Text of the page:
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dc.contributor.authorSchaup, Lisa A.
dc.date.accessioned2005-12-15T18:58:33Z
dc.date.available2005-12-15T18:58:33Z
dc.date.issued2005
dc.identifier.urihttp://hdl.handle.net/1794/1953
dc.description132 p. Examining committee chair: Dr. Douglas Blandyen
dc.description.abstractThe decorative arts and crafts have long been relegated to second-class status in art museums and art history education due to the perception within the ‘high’ or fine art community of museum administrators, art academics, connoisseurs, and audiences of these forms as “feminine.” Recently, however, progressive shifts have occurred in attitudes. Women are playing an increasingly larger role in the arts and culture sector; thus they may have a major impact on the philosophical shift which is blurring the boundaries between art and craft. However, there are still considerable biases within the artistic sector against decorative art and craft. Material culture studies and gender studies offer lines of inquiry that redirect the ways objects are interpreted and valued. By reviewing and analyzing literature on material culture and gender in the arts from the 1970s to the present, this qualitative historical inquiry illuminates issues regarding the way women and some men in the decorative art and craft sectors are breaking cultural barriers. This research project suggests the ways arts professionals can continue to cross cultural barriers and change perceptions about art and craft through the use of gender and material cultural studies.en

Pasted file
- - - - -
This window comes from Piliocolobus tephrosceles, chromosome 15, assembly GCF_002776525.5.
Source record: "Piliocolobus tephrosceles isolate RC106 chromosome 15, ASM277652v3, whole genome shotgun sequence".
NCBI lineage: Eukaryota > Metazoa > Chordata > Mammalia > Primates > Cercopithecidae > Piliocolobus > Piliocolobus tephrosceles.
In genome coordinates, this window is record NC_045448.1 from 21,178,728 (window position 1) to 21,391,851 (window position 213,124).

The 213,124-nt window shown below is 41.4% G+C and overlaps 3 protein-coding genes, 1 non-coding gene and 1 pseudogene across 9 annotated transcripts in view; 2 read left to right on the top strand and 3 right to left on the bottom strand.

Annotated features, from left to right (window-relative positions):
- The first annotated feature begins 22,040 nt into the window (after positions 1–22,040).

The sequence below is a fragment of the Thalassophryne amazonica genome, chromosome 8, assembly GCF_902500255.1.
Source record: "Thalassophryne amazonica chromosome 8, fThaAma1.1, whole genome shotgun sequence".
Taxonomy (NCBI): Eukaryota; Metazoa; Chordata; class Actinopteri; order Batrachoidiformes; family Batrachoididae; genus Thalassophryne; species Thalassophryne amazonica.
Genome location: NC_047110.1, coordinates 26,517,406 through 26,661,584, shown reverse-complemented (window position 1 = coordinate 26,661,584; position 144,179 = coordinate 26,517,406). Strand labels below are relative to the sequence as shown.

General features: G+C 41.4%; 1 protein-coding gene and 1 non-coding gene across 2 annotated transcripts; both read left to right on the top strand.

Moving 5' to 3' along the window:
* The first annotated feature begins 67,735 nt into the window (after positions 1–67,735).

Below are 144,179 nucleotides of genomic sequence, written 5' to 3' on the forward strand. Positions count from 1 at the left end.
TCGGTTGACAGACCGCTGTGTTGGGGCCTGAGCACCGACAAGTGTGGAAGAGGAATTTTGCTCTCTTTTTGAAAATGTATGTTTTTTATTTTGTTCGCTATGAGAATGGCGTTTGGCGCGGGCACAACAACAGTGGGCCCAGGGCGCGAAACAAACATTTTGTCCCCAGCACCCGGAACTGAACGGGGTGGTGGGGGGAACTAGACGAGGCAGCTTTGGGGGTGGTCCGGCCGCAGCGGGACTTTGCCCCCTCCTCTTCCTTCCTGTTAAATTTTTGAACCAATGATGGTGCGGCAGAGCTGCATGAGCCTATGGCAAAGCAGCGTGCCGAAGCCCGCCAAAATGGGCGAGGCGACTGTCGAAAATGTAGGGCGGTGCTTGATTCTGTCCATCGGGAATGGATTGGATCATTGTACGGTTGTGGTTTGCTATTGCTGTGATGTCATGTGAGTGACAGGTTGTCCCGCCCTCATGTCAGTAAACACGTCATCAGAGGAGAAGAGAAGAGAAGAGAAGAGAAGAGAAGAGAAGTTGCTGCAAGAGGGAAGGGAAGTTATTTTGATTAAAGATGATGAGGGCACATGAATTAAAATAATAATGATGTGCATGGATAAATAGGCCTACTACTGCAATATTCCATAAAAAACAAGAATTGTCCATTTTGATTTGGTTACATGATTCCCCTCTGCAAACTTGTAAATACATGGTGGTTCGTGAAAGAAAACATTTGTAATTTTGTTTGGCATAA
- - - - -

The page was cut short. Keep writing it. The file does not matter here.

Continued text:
dc.format.extent318758 bytes
dc.format.mimetypeapplication/pdf
dc.language.isoen_USen
dc.relation.ispartofseriesUniversity of Oregon theses, Arts and Administration Program, M.S.en
dc.titleBlurring the Boundaries: Applying Gender Studies and Material Culture Studies to "Fine Art," Decorative Art, and Craften
dc.typeThesisen


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